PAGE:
The CSA here makes me want to weep. It's about five zillion times better than Christmas (that's not hard, actually) and totally made my morning. In fact, it has made the entire stay here because it was unexpected. Even the head of the residency program didn't know for sure if we'd get shares so she didn't include it in our handbook. I am so glad that I can truly not grocery shop this entire stay but more grateful for the most gorgeous produce...and that fancy luffa on the bottom left! Hard to find seeds for it, we heard the whole story at dinner, the name is Luffa operculata.
I was immediately enamored when I opened the egg carton. Last week they were all about the same color so this took over my morning in the best way.
Here's my random other food-related thing: Sarah invited Calista and me to dinner over the weekend but I didn't know until that morning that it was a dinner! So I freaked out about what to bring as I was very low on food and didn't know a share was coming the following week. I found a popover recipe and made very good use of the milk that had been provided when we arrived (I haven't had cow's milk in years). If I do it again, I'll bake for a touch less than 30 min, but was very pleased by how handsome and puffy they were.
The whole reason I came back was to work with winter-retted milkweed. I got very sidetracked but today finally finished stripping. This was from a day or two ago, when I sat outside to do a few but found the snow had turned to ice and mostly the stalks were dry.
This morning I hauled them in to strip a bit before hauling them out again to put on the ground to pour water over. That's a joke; the best ones have been sitting in the snow or damp for a while.
You can see it in the fiber that pulls away naturally from the stalk. The upper and lower parts of the stalks that were bent over were the best as they were submerged in snow, while the middle portion gave me more grief. But the good thing is that I can always leave fiber on the stalk (getting over the compulsion to strip it clean of all silvery fibers) and give it to the birds or whomever.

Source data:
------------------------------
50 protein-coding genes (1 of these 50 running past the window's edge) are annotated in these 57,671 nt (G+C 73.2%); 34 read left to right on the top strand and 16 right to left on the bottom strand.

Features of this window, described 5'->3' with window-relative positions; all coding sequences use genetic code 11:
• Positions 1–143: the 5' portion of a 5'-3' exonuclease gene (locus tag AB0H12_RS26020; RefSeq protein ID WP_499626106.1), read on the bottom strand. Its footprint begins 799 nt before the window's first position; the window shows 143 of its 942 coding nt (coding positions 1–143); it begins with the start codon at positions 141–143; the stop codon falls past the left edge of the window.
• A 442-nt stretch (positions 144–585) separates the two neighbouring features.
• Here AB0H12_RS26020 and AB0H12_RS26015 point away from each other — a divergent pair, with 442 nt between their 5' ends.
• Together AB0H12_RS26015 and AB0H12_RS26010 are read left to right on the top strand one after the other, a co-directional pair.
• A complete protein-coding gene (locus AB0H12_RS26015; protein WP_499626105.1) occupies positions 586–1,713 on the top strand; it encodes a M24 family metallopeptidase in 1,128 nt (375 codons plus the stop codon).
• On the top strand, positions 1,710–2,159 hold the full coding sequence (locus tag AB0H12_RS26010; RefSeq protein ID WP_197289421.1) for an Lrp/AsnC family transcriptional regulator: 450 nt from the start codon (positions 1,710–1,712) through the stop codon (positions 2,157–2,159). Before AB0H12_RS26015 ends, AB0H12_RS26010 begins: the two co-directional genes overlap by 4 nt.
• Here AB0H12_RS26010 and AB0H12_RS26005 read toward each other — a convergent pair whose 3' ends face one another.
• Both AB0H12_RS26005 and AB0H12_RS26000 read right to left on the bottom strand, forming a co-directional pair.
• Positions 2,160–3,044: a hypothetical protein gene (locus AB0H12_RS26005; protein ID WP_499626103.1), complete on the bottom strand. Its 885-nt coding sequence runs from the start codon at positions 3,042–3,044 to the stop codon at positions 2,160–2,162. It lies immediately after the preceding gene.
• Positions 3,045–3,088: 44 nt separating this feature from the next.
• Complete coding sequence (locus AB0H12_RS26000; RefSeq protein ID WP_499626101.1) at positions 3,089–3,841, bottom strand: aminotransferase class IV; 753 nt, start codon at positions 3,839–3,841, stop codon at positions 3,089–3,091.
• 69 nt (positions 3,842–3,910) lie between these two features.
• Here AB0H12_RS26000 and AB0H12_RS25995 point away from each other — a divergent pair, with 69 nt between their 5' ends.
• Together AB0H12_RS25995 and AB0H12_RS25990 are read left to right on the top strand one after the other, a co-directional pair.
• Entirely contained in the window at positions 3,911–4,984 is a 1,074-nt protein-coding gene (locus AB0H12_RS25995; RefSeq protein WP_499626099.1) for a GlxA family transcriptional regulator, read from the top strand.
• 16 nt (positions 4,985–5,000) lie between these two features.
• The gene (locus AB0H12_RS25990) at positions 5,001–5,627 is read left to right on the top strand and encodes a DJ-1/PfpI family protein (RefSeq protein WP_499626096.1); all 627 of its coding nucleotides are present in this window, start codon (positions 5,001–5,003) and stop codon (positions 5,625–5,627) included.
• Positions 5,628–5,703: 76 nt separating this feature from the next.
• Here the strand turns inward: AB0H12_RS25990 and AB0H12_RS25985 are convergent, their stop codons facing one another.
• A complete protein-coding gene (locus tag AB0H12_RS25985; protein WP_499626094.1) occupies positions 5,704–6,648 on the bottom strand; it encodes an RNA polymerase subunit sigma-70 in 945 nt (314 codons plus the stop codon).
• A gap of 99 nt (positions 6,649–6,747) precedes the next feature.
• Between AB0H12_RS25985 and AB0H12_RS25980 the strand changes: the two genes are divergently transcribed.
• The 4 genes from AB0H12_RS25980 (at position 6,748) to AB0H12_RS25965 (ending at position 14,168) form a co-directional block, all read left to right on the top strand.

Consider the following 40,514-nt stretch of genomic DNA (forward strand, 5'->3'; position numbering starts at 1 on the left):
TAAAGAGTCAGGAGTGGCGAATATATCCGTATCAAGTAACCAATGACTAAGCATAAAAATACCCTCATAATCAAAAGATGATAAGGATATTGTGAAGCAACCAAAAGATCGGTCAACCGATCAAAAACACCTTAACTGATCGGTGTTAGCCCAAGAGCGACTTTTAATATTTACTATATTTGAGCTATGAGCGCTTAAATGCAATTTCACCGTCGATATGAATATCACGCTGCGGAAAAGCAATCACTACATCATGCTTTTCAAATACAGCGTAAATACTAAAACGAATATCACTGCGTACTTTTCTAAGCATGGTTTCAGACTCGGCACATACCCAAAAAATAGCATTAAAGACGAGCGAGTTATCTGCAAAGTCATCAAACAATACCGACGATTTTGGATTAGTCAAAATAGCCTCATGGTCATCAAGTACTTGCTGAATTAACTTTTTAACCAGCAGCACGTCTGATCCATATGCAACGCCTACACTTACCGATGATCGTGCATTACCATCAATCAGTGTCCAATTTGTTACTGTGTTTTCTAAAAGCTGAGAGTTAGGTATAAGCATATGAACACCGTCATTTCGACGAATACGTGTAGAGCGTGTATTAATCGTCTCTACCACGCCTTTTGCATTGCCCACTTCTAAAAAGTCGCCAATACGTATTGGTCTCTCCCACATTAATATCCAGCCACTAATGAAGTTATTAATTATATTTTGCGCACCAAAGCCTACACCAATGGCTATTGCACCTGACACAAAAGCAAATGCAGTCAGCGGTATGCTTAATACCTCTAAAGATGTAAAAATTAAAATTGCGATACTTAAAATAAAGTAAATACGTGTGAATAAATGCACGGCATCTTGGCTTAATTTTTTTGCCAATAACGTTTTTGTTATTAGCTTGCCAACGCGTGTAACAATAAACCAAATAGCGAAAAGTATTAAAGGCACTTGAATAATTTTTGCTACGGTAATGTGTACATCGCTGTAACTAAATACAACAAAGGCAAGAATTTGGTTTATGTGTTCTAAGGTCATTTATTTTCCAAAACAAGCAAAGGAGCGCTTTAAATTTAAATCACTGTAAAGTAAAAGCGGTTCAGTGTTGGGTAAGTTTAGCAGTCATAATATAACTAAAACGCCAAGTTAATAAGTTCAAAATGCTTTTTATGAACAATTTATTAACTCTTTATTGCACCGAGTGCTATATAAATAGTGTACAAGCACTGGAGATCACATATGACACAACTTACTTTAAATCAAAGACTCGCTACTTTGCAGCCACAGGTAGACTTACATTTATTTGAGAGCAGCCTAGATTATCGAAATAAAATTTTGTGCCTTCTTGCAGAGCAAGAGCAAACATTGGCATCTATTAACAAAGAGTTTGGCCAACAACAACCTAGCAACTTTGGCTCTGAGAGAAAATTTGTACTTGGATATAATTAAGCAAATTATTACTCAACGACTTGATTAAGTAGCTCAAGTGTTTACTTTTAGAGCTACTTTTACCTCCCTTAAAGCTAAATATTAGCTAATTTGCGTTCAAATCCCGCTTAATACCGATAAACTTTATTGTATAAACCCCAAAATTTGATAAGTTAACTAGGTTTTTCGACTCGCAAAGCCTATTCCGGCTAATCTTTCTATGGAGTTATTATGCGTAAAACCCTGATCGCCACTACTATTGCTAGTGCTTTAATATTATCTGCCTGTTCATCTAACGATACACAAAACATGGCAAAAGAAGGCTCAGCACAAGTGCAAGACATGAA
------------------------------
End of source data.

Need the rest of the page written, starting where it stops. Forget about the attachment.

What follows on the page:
I had just under 40 stalks or so, hard to say since some broke, and this is the yield before I put it in a pot to soak. I'll cook tomorrow.
This time, there were two painter's easels in the studio so I dragged them over to rig three clotheslines. Easy peasy.
Working on this desk to dry paper, but also beat it, and do any number of things, made me realize that what used to be ubiquitous office furniture is not pretty but heavy-duty good. If I can find an old one back home, I will definitely get one for the studio. This first batch was 11 sheets but the final one was thin so I left it on the interfacing to dry on the line.
My first batch of paper was from milkweed and a touch of Florida kozo I had brought from home. Tons and tons of picking, I did a bad job sorting and did no cleaning (obviously) before I cooked. Lesson re-learned.
This was batch two of the same fiber, but experimenting with kakishibu powder (persimmon). I learned a lot from this minor disaster.
Because the powder stuck more to the interfacing than the papers! Aside from the powder I embedded between thin sheets, what I sprinkled onto the surface of wet sheets preferred the pellons. Total bummer. And reminds me why this is different from the last time I worked with this powder on paper: that was with hanji, no interfacing, soaks right in or into the next sheet. Another lesson learned.